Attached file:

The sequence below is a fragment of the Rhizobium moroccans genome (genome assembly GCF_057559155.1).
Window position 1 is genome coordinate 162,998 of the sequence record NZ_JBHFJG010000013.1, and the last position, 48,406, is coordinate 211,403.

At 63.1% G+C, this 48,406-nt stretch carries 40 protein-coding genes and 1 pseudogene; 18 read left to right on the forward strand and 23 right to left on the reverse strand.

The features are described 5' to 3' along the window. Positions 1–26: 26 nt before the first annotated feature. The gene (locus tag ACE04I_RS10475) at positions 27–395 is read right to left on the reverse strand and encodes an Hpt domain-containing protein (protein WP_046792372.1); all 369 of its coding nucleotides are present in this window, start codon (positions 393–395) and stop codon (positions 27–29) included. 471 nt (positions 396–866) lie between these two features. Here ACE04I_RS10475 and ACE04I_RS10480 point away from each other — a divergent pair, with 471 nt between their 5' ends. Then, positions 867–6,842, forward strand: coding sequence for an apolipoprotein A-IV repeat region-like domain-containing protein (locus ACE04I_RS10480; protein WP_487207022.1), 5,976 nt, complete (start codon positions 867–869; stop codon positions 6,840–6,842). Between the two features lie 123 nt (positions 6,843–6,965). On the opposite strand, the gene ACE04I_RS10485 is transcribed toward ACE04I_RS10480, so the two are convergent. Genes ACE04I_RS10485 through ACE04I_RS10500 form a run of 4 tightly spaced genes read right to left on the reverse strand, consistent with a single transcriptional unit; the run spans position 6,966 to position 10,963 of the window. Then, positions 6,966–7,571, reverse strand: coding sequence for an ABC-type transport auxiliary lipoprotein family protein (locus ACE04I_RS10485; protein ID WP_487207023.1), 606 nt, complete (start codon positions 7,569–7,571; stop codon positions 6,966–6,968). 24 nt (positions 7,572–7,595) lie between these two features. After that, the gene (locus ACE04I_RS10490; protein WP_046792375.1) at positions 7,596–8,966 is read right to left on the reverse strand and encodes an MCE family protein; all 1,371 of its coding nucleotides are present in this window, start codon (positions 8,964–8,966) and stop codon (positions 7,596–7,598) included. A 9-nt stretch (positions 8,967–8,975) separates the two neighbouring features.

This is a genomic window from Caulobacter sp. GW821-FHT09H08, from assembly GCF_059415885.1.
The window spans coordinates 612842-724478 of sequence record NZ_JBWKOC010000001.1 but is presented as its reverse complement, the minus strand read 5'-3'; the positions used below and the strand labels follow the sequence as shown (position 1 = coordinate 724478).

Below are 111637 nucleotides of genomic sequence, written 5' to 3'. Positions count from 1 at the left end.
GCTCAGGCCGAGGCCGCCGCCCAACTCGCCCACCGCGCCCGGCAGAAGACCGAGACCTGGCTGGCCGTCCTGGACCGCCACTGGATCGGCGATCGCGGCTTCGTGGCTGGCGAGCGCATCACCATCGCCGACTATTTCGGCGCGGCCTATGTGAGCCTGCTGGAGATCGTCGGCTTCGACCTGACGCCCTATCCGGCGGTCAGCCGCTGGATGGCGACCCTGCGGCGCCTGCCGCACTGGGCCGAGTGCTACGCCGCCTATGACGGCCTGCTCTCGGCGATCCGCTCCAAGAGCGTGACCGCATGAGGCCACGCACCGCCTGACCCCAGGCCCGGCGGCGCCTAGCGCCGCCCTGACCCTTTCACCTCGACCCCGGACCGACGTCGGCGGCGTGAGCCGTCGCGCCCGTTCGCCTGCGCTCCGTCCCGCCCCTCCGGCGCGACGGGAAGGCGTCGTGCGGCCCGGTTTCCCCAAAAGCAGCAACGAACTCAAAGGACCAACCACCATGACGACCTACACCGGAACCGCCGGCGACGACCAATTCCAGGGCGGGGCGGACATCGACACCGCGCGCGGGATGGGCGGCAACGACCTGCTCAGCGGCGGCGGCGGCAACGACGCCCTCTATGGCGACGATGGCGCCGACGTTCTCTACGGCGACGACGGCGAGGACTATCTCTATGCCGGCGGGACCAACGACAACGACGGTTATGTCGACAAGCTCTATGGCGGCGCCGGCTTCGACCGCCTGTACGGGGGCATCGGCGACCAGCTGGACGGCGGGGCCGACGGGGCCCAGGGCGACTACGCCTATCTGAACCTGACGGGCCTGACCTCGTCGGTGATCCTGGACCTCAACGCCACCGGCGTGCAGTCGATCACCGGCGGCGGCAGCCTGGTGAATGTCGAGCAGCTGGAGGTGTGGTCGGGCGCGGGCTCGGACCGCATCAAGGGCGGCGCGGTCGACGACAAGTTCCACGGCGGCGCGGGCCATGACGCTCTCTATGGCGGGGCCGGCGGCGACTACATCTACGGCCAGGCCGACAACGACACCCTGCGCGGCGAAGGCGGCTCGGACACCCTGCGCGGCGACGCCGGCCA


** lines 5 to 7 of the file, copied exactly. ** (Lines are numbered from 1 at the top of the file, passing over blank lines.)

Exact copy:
This is a genomic window from Caulobacter sp. GW821-FHT09H08, from assembly GCF_059415885.1.
The window spans coordinates 612842-724478 of sequence record NZ_JBWKOC010000001.1 but is presented as its reverse complement, the minus strand read 5'-3'; the positions used below and the strand labels follow the sequence as shown (position 1 = coordinate 724478).

Below are 111637 nucleotides of genomic sequence, written 5' to 3'. Positions count from 1 at the left end.